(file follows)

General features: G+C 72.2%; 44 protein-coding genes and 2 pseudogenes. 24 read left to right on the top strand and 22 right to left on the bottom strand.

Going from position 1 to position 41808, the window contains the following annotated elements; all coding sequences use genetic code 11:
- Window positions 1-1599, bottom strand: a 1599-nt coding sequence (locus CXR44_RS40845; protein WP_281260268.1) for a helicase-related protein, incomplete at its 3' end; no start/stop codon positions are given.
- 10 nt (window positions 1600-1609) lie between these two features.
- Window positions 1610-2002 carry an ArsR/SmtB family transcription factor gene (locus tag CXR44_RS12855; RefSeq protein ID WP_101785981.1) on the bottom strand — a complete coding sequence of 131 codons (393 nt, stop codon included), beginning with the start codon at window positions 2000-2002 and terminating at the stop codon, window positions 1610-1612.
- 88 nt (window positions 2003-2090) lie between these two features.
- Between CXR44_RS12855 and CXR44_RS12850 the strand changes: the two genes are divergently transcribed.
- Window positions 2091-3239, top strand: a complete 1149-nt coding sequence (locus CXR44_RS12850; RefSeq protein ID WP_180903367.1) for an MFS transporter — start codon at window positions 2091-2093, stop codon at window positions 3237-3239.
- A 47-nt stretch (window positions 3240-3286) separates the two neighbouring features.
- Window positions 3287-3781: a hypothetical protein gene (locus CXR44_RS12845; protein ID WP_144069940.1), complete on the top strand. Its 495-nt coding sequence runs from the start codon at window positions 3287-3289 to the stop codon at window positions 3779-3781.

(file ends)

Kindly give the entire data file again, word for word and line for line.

General features: G+C 72.2%; 44 protein-coding genes and 2 pseudogenes. 24 read left to right on the top strand and 22 right to left on the bottom strand.

Going from position 1 to position 41808, the window contains the following annotated elements; all coding sequences use genetic code 11:
- Window positions 1-1599, bottom strand: a 1599-nt coding sequence (locus CXR44_RS40845; protein WP_281260268.1) for a helicase-related protein, incomplete at its 3' end; no start/stop codon positions are given.
- 10 nt (window positions 1600-1609) lie between these two features.
- Window positions 1610-2002 carry an ArsR/SmtB family transcription factor gene (locus tag CXR44_RS12855; RefSeq protein ID WP_101785981.1) on the bottom strand — a complete coding sequence of 131 codons (393 nt, stop codon included), beginning with the start codon at window positions 2000-2002 and terminating at the stop codon, window positions 1610-1612.
- 88 nt (window positions 2003-2090) lie between these two features.
- Between CXR44_RS12855 and CXR44_RS12850 the strand changes: the two genes are divergently transcribed.
- Window positions 2091-3239, top strand: a complete 1149-nt coding sequence (locus CXR44_RS12850; RefSeq protein ID WP_180903367.1) for an MFS transporter — start codon at window positions 2091-2093, stop codon at window positions 3237-3239.
- A 47-nt stretch (window positions 3240-3286) separates the two neighbouring features.
- Window positions 3287-3781: a hypothetical protein gene (locus CXR44_RS12845; protein ID WP_144069940.1), complete on the top strand. Its 495-nt coding sequence runs from the start codon at window positions 3287-3289 to the stop codon at window positions 3779-3781.